Treatment of Bed Sores
Nursing home staff members should notify a physician immediately if a resident suffers from a sore, redness, skin change, or pain which persists for more than a few days. If the physician finds that a bed sore has developed, the size, depth, and location of the sore should be examined to determine its severity.
In order to treat a bed sore, the pressure causing it must be relieved. Residents who are suffering from bed sores must be repositioned frequently and regularly, and put in positions that will not place pressure on bed sores that have already developed. Special cushions, mattresses, pads, and beds may be used to assist the resident to lie in a proper position that will aid pressure relief on existing bed sores.
Cleaning and Dressing
In order to allow the wounds to heal properly without infection, the damaged, infected, or dead skin tissue must be removed through a process called debridement. Debridement comprises of dead tissue removal via surgery, scrubbing or irrigation, or dissolution using enzyme preparations. Then, the wound is cleansed using saline solution. Wound dressings keep the wound moist, help absorb drainage, and also act as a barrier against infection. These dressings must also be changed on a regular basis to promote healing.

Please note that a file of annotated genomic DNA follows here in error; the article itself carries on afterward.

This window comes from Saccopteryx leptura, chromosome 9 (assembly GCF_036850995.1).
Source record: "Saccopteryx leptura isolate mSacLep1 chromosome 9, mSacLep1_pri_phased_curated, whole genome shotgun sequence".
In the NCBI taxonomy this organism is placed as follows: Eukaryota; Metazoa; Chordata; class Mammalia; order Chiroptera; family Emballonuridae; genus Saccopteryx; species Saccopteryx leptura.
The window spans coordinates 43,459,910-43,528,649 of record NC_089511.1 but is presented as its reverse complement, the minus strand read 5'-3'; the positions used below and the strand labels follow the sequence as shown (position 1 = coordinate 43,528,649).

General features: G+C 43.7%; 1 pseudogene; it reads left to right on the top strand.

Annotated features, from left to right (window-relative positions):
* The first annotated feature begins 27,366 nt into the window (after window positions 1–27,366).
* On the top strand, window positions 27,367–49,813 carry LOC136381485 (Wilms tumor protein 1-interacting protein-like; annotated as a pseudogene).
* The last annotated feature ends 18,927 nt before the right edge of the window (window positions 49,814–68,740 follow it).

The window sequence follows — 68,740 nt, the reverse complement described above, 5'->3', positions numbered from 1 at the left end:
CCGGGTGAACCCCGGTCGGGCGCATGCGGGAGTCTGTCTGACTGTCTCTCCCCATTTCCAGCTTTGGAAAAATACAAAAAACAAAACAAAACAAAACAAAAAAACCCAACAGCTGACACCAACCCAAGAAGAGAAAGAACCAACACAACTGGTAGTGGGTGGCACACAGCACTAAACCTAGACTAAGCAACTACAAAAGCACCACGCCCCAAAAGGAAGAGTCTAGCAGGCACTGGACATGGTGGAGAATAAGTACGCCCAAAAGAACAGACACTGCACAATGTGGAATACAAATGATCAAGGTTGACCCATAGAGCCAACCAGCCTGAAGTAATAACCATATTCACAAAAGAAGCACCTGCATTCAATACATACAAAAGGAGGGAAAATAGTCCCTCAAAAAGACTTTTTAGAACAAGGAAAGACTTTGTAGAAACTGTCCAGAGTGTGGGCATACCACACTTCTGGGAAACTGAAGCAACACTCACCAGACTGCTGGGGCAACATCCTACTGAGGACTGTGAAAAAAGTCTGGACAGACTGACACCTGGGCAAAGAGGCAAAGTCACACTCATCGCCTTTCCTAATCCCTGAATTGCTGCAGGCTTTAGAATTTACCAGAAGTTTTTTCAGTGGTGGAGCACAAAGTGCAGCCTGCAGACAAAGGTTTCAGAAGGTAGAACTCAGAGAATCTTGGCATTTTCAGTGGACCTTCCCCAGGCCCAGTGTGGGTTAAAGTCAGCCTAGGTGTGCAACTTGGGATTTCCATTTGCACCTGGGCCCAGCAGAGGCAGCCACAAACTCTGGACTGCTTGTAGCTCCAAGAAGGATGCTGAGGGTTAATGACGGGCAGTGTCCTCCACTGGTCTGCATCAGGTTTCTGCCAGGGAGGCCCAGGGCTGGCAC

If a bed sore fails to heal after two weeks despite proper cleansing and dressing, antibacterial medications may be administered. These antibiotics should only be administered to residents with skin or underlying bone infections. The resident’s physician must be involved and notified at all times. It is important for nursing homes to evaluate the resident’s healing process weekly, as it may take a few days to several months for a bed sore to completely heal.
In order to implement these treatment measures, the facility will need to have adequate staffing levels in order to reposition patients, clean and change their dressings, and maintain the resident’s nutrition and hydration. Adequate staffing levels comprised of qualified and trained nursing staff are not only important to prevent the development of bed sores, but to prevent any existing sores from worsening in severity. Bed sores are highly preventable. As such, the development of bed sores is often an indication of elder abuse and neglect.
If you believe your loved one has suffered from severe, yet preventable, bed sores while in the custody of a nursing home in California, or if you believe a nursing home facility has failed to administer proper care to prevent or treat bed sores, we encourage you to contact us today for a free consultation.